Queen Elizabeth II officially died of “old age,” according to her death certificate that was released by the National Records of Scotland on Thursday. The 96-year-old monarch died at 3:10 p.m. on Sept. 8 in Scotland’s Balmoral Castle, with “old age” listed as the cause of death and “Her Majesty the Queen” listed as her occupation, according to the death certificate.
According to TODAY, the queen, whose 70-year-reign was the longest of any monarch in British history, died hours after Buckingham Palace officials announced that she was under medical supervision. Her two oldest children — Charles and Anne — made it to her bedside before the palace announced that the queen “died peacefully at Balmoral this afternoon,” says The Washington Post.
Dying of old age is not quite an accurate description, but more likely a reflection of a medical condition that a younger person would have survived. For example, according to Business Insider, when most of us say a person died of old age, what we really mean is that someone died as a result of an illness like pneumonia or an event such as a heart attack that likely would not be the cause of death in a younger person.
The Centers for Disease Control and Prevention says that the number one cause of death for people over the age of 65 in 2020 was heart disease, followed by cancer, COVID-19, cerebrovascular disease, which leads to stroke, and Alzheimer’s.
The “old age” fatalities are usually quiet deaths, say experts. A person’s heart stops beating in their sleep, likely the result of a heart attack. While details of the queen’s underlying health conditions are not publicly known, she did suffer several issues that had her physicians concerned. She wasn’t able to travel to London to appoint the new British Prime Minister, Liz Truss, on Sept. 6, and the ensuing photos of the actual ceremony revealed the monarch used a cane indoors and her hands were quite purple, say sources.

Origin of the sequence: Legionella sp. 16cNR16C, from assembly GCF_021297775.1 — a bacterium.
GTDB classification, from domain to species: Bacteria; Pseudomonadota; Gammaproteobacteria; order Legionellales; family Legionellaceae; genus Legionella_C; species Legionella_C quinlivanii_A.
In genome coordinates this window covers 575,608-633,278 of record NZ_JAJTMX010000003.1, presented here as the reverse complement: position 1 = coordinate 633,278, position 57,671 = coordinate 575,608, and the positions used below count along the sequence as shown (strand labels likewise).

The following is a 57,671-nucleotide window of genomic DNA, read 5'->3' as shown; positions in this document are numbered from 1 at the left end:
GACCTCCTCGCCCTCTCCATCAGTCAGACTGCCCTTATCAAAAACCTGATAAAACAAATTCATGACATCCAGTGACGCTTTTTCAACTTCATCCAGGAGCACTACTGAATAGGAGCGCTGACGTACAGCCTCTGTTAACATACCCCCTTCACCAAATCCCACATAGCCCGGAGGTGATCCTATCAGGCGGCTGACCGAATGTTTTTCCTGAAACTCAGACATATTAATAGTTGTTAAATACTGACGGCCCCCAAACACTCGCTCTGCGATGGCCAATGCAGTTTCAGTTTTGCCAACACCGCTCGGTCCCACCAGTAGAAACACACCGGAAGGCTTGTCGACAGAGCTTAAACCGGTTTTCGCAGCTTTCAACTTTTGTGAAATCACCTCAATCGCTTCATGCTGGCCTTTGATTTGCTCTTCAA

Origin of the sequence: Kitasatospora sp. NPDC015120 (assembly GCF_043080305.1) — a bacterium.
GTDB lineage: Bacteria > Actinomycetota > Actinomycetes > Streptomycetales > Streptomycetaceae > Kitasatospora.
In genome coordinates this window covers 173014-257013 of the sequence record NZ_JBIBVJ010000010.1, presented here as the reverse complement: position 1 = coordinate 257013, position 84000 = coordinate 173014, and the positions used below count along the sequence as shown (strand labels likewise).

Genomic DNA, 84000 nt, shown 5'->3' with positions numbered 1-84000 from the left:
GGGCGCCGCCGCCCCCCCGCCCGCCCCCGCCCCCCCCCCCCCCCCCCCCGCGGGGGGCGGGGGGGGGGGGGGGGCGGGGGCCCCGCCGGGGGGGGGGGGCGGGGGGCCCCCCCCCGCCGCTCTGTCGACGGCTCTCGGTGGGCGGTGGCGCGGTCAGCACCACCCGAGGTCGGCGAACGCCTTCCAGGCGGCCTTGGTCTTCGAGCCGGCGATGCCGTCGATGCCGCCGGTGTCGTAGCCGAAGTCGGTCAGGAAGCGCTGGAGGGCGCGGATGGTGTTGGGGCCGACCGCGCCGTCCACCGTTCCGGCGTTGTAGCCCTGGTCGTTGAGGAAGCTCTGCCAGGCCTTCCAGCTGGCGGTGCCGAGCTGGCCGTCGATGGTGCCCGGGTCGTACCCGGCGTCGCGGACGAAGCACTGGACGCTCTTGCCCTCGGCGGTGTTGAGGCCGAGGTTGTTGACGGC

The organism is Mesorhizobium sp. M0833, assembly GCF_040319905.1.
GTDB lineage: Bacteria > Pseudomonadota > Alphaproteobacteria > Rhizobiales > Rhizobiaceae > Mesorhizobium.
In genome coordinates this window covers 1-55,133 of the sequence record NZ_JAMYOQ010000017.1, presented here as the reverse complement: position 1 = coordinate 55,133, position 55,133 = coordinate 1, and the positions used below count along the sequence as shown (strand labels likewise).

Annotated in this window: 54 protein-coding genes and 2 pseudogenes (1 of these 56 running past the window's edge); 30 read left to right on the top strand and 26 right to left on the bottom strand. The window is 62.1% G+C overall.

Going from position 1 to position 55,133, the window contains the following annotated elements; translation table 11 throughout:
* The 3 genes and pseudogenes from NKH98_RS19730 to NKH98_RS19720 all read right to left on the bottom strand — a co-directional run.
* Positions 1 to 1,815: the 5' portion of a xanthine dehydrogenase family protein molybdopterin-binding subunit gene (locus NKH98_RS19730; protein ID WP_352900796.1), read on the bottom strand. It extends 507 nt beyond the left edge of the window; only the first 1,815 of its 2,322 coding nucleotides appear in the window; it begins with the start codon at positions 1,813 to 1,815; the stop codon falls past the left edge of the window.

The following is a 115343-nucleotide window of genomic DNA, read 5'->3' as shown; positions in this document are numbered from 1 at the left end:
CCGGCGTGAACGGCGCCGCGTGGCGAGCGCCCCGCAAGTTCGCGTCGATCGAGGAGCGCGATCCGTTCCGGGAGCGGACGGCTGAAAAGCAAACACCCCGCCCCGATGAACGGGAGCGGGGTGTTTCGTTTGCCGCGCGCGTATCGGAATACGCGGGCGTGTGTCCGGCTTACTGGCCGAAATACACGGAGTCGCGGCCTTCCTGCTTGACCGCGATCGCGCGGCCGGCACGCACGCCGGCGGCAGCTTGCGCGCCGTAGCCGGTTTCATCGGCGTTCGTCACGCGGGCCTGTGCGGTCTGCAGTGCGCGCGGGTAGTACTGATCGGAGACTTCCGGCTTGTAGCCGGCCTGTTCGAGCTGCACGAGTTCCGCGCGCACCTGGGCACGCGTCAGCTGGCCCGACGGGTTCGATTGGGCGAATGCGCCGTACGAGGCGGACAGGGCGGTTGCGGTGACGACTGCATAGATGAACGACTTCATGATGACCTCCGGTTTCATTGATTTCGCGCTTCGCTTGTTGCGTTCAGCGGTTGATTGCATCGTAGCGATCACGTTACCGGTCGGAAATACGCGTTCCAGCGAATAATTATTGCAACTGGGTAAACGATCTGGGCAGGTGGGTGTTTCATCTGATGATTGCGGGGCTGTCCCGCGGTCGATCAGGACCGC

According to Cake, a popular end-of-life planning service, when a death certificate says one “died of old age” it generally refers to “dying of natural causes related to aging.” Normally, there isn’t just one factor contributing to death. In the queen’s case, she suffered a bout of COVID-19 earlier this year which left her with mobility issues. Late in October 2021, the queen canceled a trip to Northern Ireland and was briefly hospitalized. Medical experts advised the monarch to take some time off. Shortly after that cancellation, she suffered a back sprain.
Later, Queen Elizabeth did not attend a climate summit in Scotland, again, due to medical concerns. Doctors recommended that she rest for two more weeks and tackle only minor duties. After her bout with COVID-19 last February, the queen was rarely seen in public during the spring, missing several key events. She did manage to attend the Royal Windsor Horse Show on May 13 and of course famously appeared on the balcony of Buckingham Palace following the Platinum Jubilee in June.
Doctors and coroners are typically pressed to specify a cause of death here in the United States, and the terms “old age” and “natural causes” are rarely used, according to A Place for Mom. They are expected to list both the immediate and underlying cause of death.
However, professionals can’t always pinpoint an underlying cause when the deceased may have had multiple health issues. And sometimes, it isn’t necessary for the public to be aware of these underlying ailments, so “natural causes” or “old age” are accurate enough terms.
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